• PoS quantifies the necessary degradation in quality under the game-theoretic constraint of stability


    An example
    An example

    3

    s2

    1

    3

    1

    1

    3

    1

    2

    s1

    t2

    t1

    4

    5.5


    An example1
    An example

    3

    s2

    1

    3

    1

    1

    3

    1

    2

    s1

    t2

    t1

    4

    5.5

    optimal network has cost 12

    cost1=7

    cost2=5

    is it stable?


    An example2
    An example

    3

    s2

    1

    3

    1

    1

    3

    1

    2

    s1

    t2

    t1

    4

    5.5

    …no!, player 1 can decrease its cost

    cost1=5

    cost2=8

    …yes, and has cost 13!

    is it stable?

     PoA  13/12, PoS ≤ 13/12


    An example3
    An example

    3

    s2

    1

    3

    1

    1

    3

    1

    2

    s1

    t2

    t1

    4

    5.5

    …a best possible NE:

    cost1=5

    cost2=7.5

    the social cost is 12.5  PoS = 12.5/12

    Homework: find a worst possible NE


    Our concerned issues in gcg
    Our concerned issues in GCG

    • Does a stable network always exist?

    • Does the repeated version of the game always converge to a stable network?

    • Can we bound the price of anarchy (PoA)?

    • Can we bound the price of stability (PoS)?


    Theorem 1

    Any instance of the global connection game has a pure Nash equilibrium, and best response dynamics always converges.

    Theorem 2

    The PoA in the global connection game with k players is at most k (i.e., every instance of the game has PoA ≤ k), and this is tight (i.e., we can exhibit an instance of the game whose PoA is k).

    Theorem 3

    The PoS in the global connection game with k players is at most Hk, the k-th harmonic number (i.e., everyinstance of the game has PoS ≤ Hk), and this is tight (i.e., we can exhibit an instance of the game whose PoS is Hk)


    The potential function method

    For any finite game, an exact potential function is a

    function that maps every strategy vector S to some real value and satisfies the following condition:

    • S=(s1,…,sk), s’isi, let S’=(s1,…,s’i,…,sk), then

    (S)-(S’) = costi(S)-costi(S’).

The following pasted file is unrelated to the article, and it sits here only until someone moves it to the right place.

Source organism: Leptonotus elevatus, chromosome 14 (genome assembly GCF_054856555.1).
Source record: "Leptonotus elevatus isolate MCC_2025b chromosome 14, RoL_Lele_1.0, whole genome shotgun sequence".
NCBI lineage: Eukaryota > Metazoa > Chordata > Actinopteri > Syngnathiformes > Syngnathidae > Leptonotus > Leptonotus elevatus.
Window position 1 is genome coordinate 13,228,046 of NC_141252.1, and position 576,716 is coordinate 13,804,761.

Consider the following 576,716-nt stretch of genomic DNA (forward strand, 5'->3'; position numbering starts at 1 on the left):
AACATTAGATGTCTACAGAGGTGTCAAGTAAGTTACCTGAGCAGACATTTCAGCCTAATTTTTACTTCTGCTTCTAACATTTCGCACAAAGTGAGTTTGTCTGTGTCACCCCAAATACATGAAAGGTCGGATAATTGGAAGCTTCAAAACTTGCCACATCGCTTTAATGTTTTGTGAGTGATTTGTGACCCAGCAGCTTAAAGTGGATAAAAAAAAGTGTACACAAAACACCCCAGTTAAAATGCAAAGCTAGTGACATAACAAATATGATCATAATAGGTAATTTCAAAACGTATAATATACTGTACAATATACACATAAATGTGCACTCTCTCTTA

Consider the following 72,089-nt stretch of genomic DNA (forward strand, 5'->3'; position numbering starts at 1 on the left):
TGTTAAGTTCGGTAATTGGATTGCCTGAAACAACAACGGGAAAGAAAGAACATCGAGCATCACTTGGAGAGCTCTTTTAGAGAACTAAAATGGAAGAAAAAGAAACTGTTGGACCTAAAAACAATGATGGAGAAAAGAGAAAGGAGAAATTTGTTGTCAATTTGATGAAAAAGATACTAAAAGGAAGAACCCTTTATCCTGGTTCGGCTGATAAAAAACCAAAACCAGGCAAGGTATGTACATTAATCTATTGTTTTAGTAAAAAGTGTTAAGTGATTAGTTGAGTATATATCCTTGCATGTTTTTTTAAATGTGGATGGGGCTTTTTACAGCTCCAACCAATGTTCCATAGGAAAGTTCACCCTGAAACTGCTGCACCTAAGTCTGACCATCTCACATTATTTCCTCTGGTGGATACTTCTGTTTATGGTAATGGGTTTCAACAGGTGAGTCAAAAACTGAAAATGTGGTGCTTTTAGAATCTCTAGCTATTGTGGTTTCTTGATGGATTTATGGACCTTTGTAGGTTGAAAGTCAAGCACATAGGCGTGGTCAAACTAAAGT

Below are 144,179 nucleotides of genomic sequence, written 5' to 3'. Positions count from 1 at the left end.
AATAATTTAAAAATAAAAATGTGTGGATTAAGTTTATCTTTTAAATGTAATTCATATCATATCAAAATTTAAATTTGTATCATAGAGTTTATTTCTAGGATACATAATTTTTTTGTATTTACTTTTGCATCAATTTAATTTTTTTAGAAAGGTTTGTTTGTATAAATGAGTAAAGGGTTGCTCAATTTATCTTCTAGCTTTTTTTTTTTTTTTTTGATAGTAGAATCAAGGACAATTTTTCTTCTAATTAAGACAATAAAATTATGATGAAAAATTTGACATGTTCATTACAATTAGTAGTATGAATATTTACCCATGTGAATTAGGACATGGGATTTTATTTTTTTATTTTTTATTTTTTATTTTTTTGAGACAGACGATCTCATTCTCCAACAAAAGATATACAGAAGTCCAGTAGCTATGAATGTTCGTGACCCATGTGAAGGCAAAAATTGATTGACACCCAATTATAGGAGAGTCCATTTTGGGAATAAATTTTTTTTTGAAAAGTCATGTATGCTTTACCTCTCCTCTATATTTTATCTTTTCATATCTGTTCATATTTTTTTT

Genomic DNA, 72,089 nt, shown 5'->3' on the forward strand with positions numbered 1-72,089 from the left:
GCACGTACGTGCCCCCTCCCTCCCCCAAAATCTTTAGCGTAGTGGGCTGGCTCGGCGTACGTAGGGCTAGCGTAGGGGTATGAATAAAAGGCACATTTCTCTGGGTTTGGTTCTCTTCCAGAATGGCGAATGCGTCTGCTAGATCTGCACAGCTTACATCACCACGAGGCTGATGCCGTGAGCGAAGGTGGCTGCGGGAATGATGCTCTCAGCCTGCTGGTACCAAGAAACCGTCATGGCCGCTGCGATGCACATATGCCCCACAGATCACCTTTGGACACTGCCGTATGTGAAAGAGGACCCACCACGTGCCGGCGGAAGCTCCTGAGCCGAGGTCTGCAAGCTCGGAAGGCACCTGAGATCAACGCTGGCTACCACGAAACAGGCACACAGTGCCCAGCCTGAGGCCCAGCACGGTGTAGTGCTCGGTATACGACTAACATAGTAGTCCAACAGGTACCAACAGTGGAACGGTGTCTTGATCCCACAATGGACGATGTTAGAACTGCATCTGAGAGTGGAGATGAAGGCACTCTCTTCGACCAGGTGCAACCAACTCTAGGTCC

A game that does possess an exact potential function

    is called potential game


    Lemma 1

    Every potential game has at least one pure Nash equilibrium, namely the strategy vector S that minimizes(S).

    Proof: consider any move by a player i that results in a new strategy vector S’. Since (S) is minimum, we have:

    (S)-(S’) = costi(S)-costi(S’)

     0

    player i cannot decrease its cost, thus S is a NE.

    costi(S)  costi(S’)


    Convergence in potential games
    Convergence in potential games

    Observation: any state S with the property that (S) cannot be decreased by changing any single component of S is a NE by the same argument. Furthermore, by definition, improving moves for players decrease the value of the potential function. Together, these observations imply the following result.

    Lemma 2

    In any finite potential game, best response dynamics always converges to a Nash equilibrium

     However, it can be shown that converging to a NE may take an exponential (in the number of players) number of steps!


    Turning our attention to the global connection game
    …turning our attention to the global connection game…

    Let  be the following function mapping any strategy vector S to a real value [Rosenthal 1973]:

    (S) = eN(S) e(S)

    where (recall that ke is the number of players using e)

    e(S) = ce · H = ce · (1+1/2+…+1/ke).

    ke


    Lemma 3 ( is a potential function)

    Let S=(P1,…,Pk), let P’i be an alternative path for some

    player i, and define a new strategy vector S’=(S-i,P’i).

    Then:

    (S) - (S’) = costi(S) – costi(S’).

    Proof:

    • When player i switches from Pi to P’i, some edges of N(S) increase their load by 1, some others decrease it by 1, and the remaining do not change it. Then, it suffices to notice that:

    • If load of edge e increases by 1, its contribution to the potential function increases by ce/(ke+1)